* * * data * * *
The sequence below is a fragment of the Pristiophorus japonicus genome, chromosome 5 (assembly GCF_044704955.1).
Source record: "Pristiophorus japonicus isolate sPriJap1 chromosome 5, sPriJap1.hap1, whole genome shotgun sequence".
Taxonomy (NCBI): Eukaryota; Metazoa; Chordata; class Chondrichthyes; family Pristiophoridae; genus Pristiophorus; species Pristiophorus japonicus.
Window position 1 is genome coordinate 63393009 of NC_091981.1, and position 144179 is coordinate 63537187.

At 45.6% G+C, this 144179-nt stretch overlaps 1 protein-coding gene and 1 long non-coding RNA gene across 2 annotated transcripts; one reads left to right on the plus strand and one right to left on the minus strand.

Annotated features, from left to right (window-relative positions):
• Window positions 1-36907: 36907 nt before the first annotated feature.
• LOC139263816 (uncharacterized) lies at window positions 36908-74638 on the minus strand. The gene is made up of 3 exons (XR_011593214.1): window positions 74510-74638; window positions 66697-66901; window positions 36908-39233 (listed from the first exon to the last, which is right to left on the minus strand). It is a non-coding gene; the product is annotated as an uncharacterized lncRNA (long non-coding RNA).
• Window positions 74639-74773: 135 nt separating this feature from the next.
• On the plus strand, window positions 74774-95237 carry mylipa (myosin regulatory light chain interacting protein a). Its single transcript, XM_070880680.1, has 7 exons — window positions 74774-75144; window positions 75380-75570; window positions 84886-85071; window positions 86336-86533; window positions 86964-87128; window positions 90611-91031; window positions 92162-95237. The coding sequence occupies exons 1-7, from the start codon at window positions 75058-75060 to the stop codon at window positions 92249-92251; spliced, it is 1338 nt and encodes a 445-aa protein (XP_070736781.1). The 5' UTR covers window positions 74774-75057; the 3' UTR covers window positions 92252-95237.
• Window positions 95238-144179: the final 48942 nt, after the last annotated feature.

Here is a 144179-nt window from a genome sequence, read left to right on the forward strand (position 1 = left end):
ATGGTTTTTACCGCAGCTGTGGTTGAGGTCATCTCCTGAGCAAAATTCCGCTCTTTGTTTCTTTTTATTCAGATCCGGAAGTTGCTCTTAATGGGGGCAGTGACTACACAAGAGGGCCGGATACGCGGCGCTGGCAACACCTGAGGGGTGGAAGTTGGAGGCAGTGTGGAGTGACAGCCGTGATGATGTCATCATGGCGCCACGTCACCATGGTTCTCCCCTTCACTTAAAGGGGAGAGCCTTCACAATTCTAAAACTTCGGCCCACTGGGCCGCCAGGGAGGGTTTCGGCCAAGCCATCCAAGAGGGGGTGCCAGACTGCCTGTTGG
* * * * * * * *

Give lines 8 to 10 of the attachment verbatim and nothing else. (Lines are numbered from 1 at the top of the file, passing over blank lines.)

• LOC139263816 (uncharacterized) lies at window positions 36908-74638 on the minus strand. The gene is made up of 3 exons (XR_011593214.1): window positions 74510-74638; window positions 66697-66901; window positions 36908-39233 (listed from the first exon to the last, which is right to left on the minus strand). It is a non-coding gene; the product is annotated as an uncharacterized lncRNA (long non-coding RNA).
• Window positions 74639-74773: 135 nt separating this feature from the next.
• On the plus strand, window positions 74774-95237 carry mylipa (myosin regulatory light chain interacting protein a). Its single transcript, XM_070880680.1, has 7 exons — window positions 74774-75144; window positions 75380-75570; window positions 84886-85071; window positions 86336-86533; window positions 86964-87128; window positions 90611-91031; window positions 92162-95237. The coding sequence occupies exons 1-7, from the start codon at window positions 75058-75060 to the stop codon at window positions 92249-92251; spliced, it is 1338 nt and encodes a 445-aa protein (XP_070736781.1). The 5' UTR covers window positions 74774-75057; the 3' UTR covers window positions 92252-95237.